injection molding

Have you ever seen the show, “How It’s Made?” It’s a fun look at the manufacturing process of many of the products we use every day. In my role, as manager of the Customer Success Marketing program, I’m constantly looking at our customers in search of the next success story to share, and I love researching what they make. We serve such a wide spectrum of industries, and each is unique in their manufacturing process.

What is Injection Molding?

Injection Molding is a process that touches most of the things we use every day. As a matter of fact, injection molding is one of the most common methods of manufacturing plastic parts. However, the injection molding process can be used in a variety of materials including metals (the process is called die-casting) and glass, but most commonly thermoplastic and thermosetting polymers. Let’s start with the smartphone you grab first thing in the morning, then the kitchen utensils you use to make breakfast and then there’s all the parts in your car that work together to get you to work. Each of these things contain parts that were created using injection molding.

The first step in manufacturing a part through injection molding is designing and creating the mold, which is no small task in and of itself. Many of our customers provide this service. One example is Asyst Technologies, a supplier of insert molded products located in Kenosha, Wisconsin. Asyst not only designs and develops the mold prototype to meet their customers’ exact specifications (the mold must be perfectly concise, down to .01 of a millimeter), they can also manufacture the injection molded plastic parts once the mold is created. Watch this video to learn a little more about Asyst Technologies and how they’re becoming an Effective Enterprise.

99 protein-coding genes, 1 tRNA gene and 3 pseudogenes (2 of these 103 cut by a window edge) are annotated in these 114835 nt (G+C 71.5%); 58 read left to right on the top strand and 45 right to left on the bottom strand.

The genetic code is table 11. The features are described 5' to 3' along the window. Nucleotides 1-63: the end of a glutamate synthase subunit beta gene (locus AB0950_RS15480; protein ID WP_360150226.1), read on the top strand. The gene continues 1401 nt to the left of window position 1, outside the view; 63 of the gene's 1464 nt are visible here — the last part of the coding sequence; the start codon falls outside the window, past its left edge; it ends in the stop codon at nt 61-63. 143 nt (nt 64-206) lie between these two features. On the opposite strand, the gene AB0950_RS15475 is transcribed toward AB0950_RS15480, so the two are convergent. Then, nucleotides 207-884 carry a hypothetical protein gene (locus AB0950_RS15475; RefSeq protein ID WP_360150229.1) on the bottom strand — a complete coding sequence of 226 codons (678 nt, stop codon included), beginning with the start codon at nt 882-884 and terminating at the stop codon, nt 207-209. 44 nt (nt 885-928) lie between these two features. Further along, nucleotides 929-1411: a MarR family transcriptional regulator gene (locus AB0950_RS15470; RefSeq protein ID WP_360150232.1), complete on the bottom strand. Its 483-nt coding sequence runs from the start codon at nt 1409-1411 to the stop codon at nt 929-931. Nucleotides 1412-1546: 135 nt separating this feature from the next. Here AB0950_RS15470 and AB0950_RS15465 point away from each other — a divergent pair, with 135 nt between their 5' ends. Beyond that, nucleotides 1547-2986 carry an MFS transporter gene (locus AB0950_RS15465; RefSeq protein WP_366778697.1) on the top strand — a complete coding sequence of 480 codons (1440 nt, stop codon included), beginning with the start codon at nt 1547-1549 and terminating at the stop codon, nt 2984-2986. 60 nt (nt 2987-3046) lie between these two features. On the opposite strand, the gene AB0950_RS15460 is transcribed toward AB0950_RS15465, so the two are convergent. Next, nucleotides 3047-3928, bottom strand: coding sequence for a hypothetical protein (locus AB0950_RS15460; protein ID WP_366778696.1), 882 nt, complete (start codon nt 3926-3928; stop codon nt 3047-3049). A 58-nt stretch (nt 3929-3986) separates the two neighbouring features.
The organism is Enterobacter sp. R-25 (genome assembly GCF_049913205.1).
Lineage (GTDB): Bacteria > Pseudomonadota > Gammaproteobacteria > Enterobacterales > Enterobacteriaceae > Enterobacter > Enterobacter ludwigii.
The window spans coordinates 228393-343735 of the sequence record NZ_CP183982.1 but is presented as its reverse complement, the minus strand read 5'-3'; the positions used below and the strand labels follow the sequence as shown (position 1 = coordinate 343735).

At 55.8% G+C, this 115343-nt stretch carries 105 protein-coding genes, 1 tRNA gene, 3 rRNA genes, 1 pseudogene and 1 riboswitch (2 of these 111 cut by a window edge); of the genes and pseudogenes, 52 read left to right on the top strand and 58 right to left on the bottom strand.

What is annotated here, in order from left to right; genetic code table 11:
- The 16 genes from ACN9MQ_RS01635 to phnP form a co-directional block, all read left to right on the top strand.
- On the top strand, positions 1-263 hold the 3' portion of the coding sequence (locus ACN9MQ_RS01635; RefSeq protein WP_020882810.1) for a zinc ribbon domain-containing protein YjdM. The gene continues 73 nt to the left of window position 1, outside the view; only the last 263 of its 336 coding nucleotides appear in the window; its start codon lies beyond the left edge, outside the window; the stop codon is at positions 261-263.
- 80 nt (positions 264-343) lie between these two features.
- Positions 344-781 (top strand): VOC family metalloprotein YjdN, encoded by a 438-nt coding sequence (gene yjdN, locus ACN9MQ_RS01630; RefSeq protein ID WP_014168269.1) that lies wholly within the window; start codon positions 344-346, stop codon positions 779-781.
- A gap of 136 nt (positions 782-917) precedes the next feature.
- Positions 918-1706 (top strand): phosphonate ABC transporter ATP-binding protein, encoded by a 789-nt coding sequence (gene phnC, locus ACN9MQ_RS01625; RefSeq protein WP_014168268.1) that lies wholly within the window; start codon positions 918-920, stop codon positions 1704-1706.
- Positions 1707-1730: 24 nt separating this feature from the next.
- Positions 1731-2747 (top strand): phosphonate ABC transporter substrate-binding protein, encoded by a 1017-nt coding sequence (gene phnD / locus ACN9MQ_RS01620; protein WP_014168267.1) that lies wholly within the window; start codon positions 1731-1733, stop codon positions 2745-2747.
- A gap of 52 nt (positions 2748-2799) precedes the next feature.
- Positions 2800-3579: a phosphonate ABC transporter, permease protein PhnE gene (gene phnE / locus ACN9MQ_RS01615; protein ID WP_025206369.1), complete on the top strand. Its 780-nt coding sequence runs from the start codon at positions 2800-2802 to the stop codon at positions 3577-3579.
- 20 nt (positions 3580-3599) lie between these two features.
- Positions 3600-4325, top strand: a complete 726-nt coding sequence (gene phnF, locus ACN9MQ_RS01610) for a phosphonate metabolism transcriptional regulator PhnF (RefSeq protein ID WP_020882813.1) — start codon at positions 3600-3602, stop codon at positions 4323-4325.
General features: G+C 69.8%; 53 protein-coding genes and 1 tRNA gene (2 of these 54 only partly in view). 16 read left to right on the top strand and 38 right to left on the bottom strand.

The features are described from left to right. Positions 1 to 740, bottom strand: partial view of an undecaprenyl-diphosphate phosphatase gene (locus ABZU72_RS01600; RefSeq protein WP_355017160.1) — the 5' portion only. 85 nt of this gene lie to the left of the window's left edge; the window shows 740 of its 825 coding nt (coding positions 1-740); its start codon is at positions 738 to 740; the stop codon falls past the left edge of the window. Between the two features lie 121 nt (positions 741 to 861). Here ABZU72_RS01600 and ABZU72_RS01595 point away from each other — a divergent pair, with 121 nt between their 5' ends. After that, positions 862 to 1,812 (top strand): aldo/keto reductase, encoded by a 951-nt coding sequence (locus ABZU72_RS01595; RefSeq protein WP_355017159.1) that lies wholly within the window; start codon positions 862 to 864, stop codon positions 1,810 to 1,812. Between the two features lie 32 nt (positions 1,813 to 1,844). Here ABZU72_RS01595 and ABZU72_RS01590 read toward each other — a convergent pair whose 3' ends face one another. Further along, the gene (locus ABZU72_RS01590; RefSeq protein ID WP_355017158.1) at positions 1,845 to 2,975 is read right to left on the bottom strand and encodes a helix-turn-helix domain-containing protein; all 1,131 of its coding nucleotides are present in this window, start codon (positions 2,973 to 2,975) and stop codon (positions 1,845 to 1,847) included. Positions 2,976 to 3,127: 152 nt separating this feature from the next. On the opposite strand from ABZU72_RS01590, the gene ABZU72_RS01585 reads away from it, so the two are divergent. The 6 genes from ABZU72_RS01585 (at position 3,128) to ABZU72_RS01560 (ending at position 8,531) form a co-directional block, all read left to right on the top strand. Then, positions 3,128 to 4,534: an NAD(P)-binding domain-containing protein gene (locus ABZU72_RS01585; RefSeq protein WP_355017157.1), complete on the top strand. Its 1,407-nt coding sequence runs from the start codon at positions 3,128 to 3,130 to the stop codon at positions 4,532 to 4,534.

Once the mold is created, small plastic pieces are melted down to insert into the mold. The tools used ensure that the plastic is melted at even temperatures – this is important in order to maintain the integrity of the product. Once the plastic material is soft enough, it is injected under high pressure into the mold. The cooling process can take up to 85 percent of the cycle time for the entire process.

Some of the benefits of Injection Molding are the lower scrap rates and the repeatability of the process. It allows manufacturers to produce a high volume of parts while keeping consistency in the brand and quality of the product.

ERP Built for Industrial Manufacturing

QAD understands that no two companies are alike and a one-size ERP solution doesn’t fit all either. We have specialized expertise in six specific industries — learn more about QAD Cloud ERP built just for your industry.

LEAVE A REPLY